Cooking home cooked meals three times a day can feel overwhelming.
It’s easy to fall back on processed food or takeout when it feels impossible to cook yet another meal, especially on a busy weeknight.
Over time, after lots of trial and error, we’ve developed some shortcuts that make things more manageable.
Here are three things we do to save time when cooking plant based meals at home.
1) Make extra
When you’re cooking staples like quinoa or beans that can be used in various ways, always make extra. Cook a big batch with minimal seasoning and store or freeze portions to use in other recipes.
If you need one bell pepper for your recipe, chop two. You can use one and save the other for another recipe later in the week, or freeze it to grab when you’re way to busy to prep everything fresh.
This also works for complete recipes. Double a favorite soup recipe and freeze portions for easy lunches or weeknight meals.
Always make enough of a recipe for more than one meal. The way I see it the time in the kitchen isn’t worth it otherwise!
2) Make the most of your oven
While cooking on the stovetop often requires standing over your food, stirring and checking, roasting is pretty hands-free.
We often rough chop veggies like sweet potatoes and broccoli and toss them in the oven, freeing us up for 30 minutes of playtime with our daughter.
We take a few seconds to turn the pan halfway through cooking depending on what it is, but other than that it’s a great low maintenance way to cook.
3) Prep breakfast in advance
Variety is nice, but making something new for breakfast every day is just too much to ask for our family. We make a large baked oatmeal twice a week, and this feeds my husband and daughter all week (I usually eat lunch or dinner leftovers for breakfast – another time saver).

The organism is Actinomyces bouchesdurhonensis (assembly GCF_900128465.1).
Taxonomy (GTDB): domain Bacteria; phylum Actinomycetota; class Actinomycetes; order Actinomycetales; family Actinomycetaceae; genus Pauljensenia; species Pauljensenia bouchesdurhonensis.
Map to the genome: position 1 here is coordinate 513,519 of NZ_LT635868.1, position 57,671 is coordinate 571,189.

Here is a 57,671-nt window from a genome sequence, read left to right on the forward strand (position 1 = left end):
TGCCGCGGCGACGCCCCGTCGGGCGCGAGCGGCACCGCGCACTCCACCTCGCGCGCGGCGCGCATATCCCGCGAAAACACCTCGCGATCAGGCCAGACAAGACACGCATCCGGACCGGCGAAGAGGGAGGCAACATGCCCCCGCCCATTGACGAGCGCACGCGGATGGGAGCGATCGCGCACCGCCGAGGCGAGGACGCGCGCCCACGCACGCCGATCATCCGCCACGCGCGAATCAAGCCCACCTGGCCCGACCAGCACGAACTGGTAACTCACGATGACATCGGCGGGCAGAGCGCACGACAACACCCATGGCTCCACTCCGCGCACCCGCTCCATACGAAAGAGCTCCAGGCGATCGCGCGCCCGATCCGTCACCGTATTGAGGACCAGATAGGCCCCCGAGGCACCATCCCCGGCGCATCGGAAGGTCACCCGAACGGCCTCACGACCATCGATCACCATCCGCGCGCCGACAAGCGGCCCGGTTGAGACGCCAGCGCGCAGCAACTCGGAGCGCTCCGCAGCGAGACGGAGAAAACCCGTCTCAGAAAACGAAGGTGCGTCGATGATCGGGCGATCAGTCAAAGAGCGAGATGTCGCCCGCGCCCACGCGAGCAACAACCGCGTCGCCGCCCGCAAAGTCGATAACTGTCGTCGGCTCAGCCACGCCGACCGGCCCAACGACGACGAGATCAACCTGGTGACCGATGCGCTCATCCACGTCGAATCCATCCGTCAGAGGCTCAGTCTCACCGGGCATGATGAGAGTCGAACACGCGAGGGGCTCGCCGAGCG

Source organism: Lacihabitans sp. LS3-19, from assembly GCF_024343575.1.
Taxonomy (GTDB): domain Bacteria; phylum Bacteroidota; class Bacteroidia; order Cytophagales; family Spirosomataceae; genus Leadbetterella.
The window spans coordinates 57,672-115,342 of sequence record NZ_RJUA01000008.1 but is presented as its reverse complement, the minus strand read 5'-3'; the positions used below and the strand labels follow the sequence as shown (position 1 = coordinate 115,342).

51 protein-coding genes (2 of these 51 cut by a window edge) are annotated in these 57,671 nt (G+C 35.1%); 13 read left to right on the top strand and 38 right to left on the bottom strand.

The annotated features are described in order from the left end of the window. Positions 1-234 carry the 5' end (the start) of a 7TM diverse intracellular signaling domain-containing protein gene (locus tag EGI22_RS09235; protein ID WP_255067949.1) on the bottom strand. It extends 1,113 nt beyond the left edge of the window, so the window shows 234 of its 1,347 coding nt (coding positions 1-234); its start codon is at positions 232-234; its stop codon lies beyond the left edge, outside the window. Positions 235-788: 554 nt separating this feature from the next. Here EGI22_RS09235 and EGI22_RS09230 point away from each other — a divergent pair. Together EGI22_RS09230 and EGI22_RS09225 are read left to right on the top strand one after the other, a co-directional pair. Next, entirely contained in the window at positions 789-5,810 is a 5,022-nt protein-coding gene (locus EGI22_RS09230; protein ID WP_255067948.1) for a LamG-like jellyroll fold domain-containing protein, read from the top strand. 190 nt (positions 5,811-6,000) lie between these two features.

They might mix it up a bit with some fresh fruit, nuts, or peanut butter on top, but the base is the same – just cut a slice, warm it up and breakfast is ready.
Oatmeal is loaded with nutrients on its own, and the toppings make it even more balanced and filling.
Bonus: Use prepared foods
Sometimes everyone is exhausted and hungry and we just need to get dinner on the table stat.
This is a great time to use minimally processed prepared foods. This includes frozen vegetables, pre-chopped refrigerated veggies, frozen cauliflower rice, pre-cooked quinoa – you get the idea.
Prepared ingredients like these may help get you through a busy night when you would normally end up going rogue.
Always check labels to make sure you know what you’re getting. Lean toward options with minimal added salt, sugar, and oil.
Preparing more than you need and storing portions for future use, making use of your oven for less hands on time, being happy with less variety, and using prepared foods where it makes sense can help make healthy eating doable every day of the week.